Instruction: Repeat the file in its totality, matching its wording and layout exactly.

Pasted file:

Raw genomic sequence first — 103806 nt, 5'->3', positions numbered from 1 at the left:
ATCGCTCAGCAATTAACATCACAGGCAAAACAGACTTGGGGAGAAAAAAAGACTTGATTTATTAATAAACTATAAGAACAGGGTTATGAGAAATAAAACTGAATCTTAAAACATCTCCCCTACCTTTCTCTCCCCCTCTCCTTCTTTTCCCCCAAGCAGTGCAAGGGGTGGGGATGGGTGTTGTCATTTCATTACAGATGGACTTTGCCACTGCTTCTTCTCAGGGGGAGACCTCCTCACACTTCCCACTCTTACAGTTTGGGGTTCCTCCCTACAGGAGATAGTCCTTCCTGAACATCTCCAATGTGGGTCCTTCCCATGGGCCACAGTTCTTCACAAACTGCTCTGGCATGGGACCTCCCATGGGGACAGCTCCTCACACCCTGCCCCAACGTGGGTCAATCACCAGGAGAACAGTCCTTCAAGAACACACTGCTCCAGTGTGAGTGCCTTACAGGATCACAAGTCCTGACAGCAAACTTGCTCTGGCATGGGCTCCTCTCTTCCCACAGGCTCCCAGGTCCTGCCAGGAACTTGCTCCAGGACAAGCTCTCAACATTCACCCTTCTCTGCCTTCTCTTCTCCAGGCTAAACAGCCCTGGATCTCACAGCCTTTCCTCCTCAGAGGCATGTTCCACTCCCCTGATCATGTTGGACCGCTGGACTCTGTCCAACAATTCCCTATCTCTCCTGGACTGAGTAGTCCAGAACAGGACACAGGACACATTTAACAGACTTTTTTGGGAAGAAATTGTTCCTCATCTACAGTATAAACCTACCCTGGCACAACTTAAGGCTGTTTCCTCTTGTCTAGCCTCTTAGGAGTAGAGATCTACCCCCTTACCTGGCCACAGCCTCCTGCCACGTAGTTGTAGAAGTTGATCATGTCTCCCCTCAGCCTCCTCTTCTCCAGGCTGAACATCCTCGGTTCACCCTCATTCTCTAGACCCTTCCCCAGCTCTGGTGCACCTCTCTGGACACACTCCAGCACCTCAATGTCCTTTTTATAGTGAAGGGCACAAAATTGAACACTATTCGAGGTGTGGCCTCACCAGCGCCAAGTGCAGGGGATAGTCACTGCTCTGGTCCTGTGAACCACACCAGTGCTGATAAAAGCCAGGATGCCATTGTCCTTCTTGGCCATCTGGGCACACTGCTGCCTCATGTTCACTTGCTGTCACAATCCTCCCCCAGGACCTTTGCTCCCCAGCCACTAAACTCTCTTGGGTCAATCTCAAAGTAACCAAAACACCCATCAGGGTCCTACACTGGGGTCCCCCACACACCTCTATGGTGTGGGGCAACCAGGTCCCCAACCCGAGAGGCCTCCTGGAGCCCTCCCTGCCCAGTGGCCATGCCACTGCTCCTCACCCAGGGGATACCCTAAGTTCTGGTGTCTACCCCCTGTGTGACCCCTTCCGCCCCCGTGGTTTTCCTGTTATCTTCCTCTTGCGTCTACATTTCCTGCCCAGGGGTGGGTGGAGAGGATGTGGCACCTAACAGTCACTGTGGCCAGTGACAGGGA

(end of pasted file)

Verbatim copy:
Raw genomic sequence first — 103806 nt, 5'->3', positions numbered from 1 at the left:
ATCGCTCAGCAATTAACATCACAGGCAAAACAGACTTGGGGAGAAAAAAAGACTTGATTTATTAATAAACTATAAGAACAGGGTTATGAGAAATAAAACTGAATCTTAAAACATCTCCCCTACCTTTCTCTCCCCCTCTCCTTCTTTTCCCCCAAGCAGTGCAAGGGGTGGGGATGGGTGTTGTCATTTCATTACAGATGGACTTTGCCACTGCTTCTTCTCAGGGGGAGACCTCCTCACACTTCCCACTCTTACAGTTTGGGGTTCCTCCCTACAGGAGATAGTCCTTCCTGAACATCTCCAATGTGGGTCCTTCCCATGGGCCACAGTTCTTCACAAACTGCTCTGGCATGGGACCTCCCATGGGGACAGCTCCTCACACCCTGCCCCAACGTGGGTCAATCACCAGGAGAACAGTCCTTCAAGAACACACTGCTCCAGTGTGAGTGCCTTACAGGATCACAAGTCCTGACAGCAAACTTGCTCTGGCATGGGCTCCTCTCTTCCCACAGGCTCCCAGGTCCTGCCAGGAACTTGCTCCAGGACAAGCTCTCAACATTCACCCTTCTCTGCCTTCTCTTCTCCAGGCTAAACAGCCCTGGATCTCACAGCCTTTCCTCCTCAGAGGCATGTTCCACTCCCCTGATCATGTTGGACCGCTGGACTCTGTCCAACAATTCCCTATCTCTCCTGGACTGAGTAGTCCAGAACAGGACACAGGACACATTTAACAGACTTTTTTGGGAAGAAATTGTTCCTCATCTACAGTATAAACCTACCCTGGCACAACTTAAGGCTGTTTCCTCTTGTCTAGCCTCTTAGGAGTAGAGATCTACCCCCTTACCTGGCCACAGCCTCCTGCCACGTAGTTGTAGAAGTTGATCATGTCTCCCCTCAGCCTCCTCTTCTCCAGGCTGAACATCCTCGGTTCACCCTCATTCTCTAGACCCTTCCCCAGCTCTGGTGCACCTCTCTGGACACACTCCAGCACCTCAATGTCCTTTTTATAGTGAAGGGCACAAAATTGAACACTATTCGAGGTGTGGCCTCACCAGCGCCAAGTGCAGGGGATAGTCACTGCTCTGGTCCTGTGAACCACACCAGTGCTGATAAAAGCCAGGATGCCATTGTCCTTCTTGGCCATCTGGGCACACTGCTGCCTCATGTTCACTTGCTGTCACAATCCTCCCCCAGGACCTTTGCTCCCCAGCCACTAAACTCTCTTGGGTCAATCTCAAAGTAACCAAAACACCCATCAGGGTCCTACACTGGGGTCCCCCACACACCTCTATGGTGTGGGGCAACCAGGTCCCCAACCCGAGAGGCCTCCTGGAGCCCTCCCTGCCCAGTGGCCATGCCACTGCTCCTCACCCAGGGGATACCCTAAGTTCTGGTGTCTACCCCCTGTGTGACCCCTTCCGCCCCCGTGGTTTTCCTGTTATCTTCCTCTTGCGTCTACATTTCCTGCCCAGGGGTGGGTGGAGAGGATGTGGCACCTAACAGTCACTGTGGCCAGTGACAGGGA